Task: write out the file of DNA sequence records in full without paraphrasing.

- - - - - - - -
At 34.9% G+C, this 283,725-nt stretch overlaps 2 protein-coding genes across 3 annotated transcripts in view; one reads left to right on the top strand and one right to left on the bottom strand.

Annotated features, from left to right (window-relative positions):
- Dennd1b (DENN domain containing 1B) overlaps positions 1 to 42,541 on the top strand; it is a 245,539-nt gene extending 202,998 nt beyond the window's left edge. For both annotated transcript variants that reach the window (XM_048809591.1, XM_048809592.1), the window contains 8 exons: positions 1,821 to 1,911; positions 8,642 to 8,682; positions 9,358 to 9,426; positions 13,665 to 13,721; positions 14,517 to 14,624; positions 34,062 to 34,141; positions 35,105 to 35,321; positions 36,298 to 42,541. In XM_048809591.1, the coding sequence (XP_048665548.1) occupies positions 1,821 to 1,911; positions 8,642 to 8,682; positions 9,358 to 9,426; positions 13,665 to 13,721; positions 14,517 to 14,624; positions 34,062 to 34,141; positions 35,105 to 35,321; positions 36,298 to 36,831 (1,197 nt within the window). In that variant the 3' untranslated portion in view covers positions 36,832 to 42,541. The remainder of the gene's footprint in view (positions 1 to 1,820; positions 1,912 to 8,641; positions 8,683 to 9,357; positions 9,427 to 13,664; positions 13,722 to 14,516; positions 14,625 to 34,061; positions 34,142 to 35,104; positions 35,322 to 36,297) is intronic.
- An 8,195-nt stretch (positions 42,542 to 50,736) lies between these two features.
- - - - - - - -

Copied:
At 34.9% G+C, this 283,725-nt stretch overlaps 2 protein-coding genes across 3 annotated transcripts in view; one reads left to right on the top strand and one right to left on the bottom strand.

Annotated features, from left to right (window-relative positions):
- Dennd1b (DENN domain containing 1B) overlaps positions 1 to 42,541 on the top strand; it is a 245,539-nt gene extending 202,998 nt beyond the window's left edge. For both annotated transcript variants that reach the window (XM_048809591.1, XM_048809592.1), the window contains 8 exons: positions 1,821 to 1,911; positions 8,642 to 8,682; positions 9,358 to 9,426; positions 13,665 to 13,721; positions 14,517 to 14,624; positions 34,062 to 34,141; positions 35,105 to 35,321; positions 36,298 to 42,541. In XM_048809591.1, the coding sequence (XP_048665548.1) occupies positions 1,821 to 1,911; positions 8,642 to 8,682; positions 9,358 to 9,426; positions 13,665 to 13,721; positions 14,517 to 14,624; positions 34,062 to 34,141; positions 35,105 to 35,321; positions 36,298 to 36,831 (1,197 nt within the window). In that variant the 3' untranslated portion in view covers positions 36,832 to 42,541. The remainder of the gene's footprint in view (positions 1 to 1,820; positions 1,912 to 8,641; positions 8,683 to 9,357; positions 9,427 to 13,664; positions 13,722 to 14,516; positions 14,625 to 34,061; positions 34,142 to 35,104; positions 35,322 to 36,297) is intronic.
- An 8,195-nt stretch (positions 42,542 to 50,736) lies between these two features.